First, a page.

Family Disease of Addiction Unleashed by State Legalization
When a state legalizes drugs, it changes the culture dramatically and does incredible damage to the family system. Take the case of Ralph who believes he lost three nephews because of marijuana, and has completely lost touch with his sister, perhaps because of marijuana abuse by both her husband and daughter.
Ralph is 75 years old and moved out of the state of California once medical marijuana became legal. He witnessed crime skyrocketing, and pervasive drug use that he didn’t want his wife and children exposed to. “I didn’t want to live in a prison with bars on my windows.” He describes whole houses being robbed when people were away. He saw motorcycle gang members doing drug pickups in his residential neighborhood and noticed people became afraid to walk outdoors in the once safe community.
The Curse of Marijuana on the Family System
The stories he tells of his nephews are chilling. His first brother Steven’s 15 year old son Tom was murdered, along with his 15 year old cousin Sarah in cold blood by a Mexican-American Vietnam Veteran. The two children were out bicycle riding in an orchard. The stranger killed them and stole their bicycles. He was a psychotic killer and later found to be responsible for the murders of at least 5 children. News reports describe him as a brutal rapist who had anger issues. Ralph is convinced he was a marijuana user which caused his mental health problems.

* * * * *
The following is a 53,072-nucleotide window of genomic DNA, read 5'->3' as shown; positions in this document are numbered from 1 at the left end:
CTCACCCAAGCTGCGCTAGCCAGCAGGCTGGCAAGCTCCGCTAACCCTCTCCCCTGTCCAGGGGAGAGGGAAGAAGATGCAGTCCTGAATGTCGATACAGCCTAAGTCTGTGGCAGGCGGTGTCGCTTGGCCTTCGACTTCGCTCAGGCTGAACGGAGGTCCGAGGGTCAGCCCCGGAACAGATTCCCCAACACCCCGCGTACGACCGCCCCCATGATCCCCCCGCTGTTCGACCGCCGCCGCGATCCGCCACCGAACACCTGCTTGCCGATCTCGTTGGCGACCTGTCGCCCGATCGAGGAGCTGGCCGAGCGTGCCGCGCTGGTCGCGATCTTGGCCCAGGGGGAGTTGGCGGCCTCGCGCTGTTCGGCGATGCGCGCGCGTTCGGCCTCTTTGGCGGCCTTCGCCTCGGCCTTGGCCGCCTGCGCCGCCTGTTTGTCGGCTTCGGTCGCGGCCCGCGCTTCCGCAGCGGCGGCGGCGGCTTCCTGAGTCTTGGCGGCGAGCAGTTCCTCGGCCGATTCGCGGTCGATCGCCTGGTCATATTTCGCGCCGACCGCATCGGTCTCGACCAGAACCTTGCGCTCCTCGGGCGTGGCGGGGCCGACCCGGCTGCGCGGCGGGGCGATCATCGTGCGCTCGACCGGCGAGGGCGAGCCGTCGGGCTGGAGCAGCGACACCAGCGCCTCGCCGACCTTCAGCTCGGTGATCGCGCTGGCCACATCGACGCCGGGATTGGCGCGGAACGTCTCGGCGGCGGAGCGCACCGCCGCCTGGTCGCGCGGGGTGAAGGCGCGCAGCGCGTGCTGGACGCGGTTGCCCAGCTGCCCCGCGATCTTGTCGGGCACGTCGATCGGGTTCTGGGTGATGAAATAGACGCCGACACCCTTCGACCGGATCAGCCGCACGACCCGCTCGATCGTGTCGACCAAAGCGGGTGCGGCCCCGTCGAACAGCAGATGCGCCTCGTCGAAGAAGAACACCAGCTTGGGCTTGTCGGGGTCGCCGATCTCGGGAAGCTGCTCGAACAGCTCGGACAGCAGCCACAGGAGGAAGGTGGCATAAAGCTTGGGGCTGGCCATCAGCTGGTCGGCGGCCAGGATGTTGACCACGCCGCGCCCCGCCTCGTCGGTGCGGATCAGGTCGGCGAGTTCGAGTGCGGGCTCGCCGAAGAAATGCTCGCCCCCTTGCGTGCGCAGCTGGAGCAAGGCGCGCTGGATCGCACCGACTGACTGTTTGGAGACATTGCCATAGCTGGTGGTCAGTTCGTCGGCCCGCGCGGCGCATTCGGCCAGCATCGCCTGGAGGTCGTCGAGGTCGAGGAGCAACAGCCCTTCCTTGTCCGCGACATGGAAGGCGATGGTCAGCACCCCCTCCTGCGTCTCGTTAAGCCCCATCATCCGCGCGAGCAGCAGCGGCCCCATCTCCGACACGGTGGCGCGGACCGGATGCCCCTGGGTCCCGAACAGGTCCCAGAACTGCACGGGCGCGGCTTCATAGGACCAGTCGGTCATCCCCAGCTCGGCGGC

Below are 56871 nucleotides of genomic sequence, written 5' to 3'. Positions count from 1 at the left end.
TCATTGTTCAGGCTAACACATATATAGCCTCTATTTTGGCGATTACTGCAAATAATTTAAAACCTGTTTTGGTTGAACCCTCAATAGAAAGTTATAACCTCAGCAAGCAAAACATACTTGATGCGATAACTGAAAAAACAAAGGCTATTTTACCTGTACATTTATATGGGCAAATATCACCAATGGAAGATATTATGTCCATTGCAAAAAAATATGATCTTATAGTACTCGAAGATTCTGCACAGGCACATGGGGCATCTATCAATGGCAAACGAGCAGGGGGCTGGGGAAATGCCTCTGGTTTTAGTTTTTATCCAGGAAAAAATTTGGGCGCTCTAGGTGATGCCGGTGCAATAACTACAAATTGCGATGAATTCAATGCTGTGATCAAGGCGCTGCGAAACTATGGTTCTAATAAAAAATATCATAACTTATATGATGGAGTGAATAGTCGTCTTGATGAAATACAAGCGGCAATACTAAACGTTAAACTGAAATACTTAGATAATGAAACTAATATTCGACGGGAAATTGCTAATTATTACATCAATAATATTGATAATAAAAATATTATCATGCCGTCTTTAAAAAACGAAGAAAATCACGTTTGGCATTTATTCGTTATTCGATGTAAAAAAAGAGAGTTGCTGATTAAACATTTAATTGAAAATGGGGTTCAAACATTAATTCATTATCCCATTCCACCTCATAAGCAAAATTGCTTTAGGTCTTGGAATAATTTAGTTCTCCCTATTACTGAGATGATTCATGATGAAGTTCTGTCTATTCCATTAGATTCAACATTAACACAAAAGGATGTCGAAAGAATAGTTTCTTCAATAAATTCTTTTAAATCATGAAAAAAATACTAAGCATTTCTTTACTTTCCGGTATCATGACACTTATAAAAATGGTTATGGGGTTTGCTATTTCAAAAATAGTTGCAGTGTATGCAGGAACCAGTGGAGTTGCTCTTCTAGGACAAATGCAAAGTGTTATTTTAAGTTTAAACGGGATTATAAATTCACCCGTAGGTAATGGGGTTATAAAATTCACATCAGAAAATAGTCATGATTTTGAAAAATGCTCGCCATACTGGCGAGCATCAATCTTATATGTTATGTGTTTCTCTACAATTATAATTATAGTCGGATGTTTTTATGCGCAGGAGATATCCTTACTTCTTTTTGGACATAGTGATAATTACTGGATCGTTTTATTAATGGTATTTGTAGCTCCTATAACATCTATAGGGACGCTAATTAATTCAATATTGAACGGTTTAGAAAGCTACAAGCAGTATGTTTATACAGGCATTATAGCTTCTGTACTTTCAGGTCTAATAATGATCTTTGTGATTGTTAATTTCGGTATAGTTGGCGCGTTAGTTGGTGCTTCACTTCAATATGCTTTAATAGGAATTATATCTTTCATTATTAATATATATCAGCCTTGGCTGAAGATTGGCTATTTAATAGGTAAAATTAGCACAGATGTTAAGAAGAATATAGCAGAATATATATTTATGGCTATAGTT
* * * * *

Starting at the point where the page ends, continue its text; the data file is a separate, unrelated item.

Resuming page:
Steven’s other son, Samuel, started smoking marijuana in grade school and kept it up all through his teen years. His habit caught up with him when he lost a job as a welder after failing a drug test. Unemployed, he lost his home and his boat. Samuel drank himself to death in his early 40’s.
Employers won’t hire a marijuana user, because insurance companies won’t cover them – the risk is too great of an on the job accident. One of Ralph’s sons works for a large company in California as a manager and has a hard time finding prospective employees because few can pass the drug test.
His other brother, Craig had a son, Frank, who was 20 years old when his wife got him involved in marijuana. He began doing crimes, Ralph thinks, because of the influence of the drug. Frank involved his children in his crimes, hoisting his children through the windows of homes so they could open the door and he could break in to steal to support his drug habit. He even robbed a bank. He was put in prison and became a hardened criminal. Every time he was released from prison, he would do a crime because he wanted to go back. Frank called prison, “the only home I got.” Finally, he was sentenced to life in prison with no possibility of parole. He died there at age 42.
Tragically, Frank’s son was also into drugs, starting with marijuana and ended up doing both cocaine and heroin. Ralph says his relatives told him the drugs “fried his brain.” Tired of living the way he was living, Frank’s son died ‘playing chicken’ with a diesel truck. He hit the truck head on going 60 miles per hour. Ralph believes he intended to commit suicide and that he was probably under the influence of the drug at the time.
As to Ralph’s sister, she married a heavy pot smoker. Their daughter is a heavy marijuana user. His sister has moved out of California and refuses to talk to her family. “She is just not herself anymore,” explains Ralph.
Thankfully, Ralph’s children were spared the fate of their cousins, perhaps because Ralph moved out of California to protect them from the drug culture. Sadly, both of his brothers lost their only children to early death. Ralph lays the blame on the permissive drug culture in California.
Note: The names of the persons in this story were changed to protect their identities.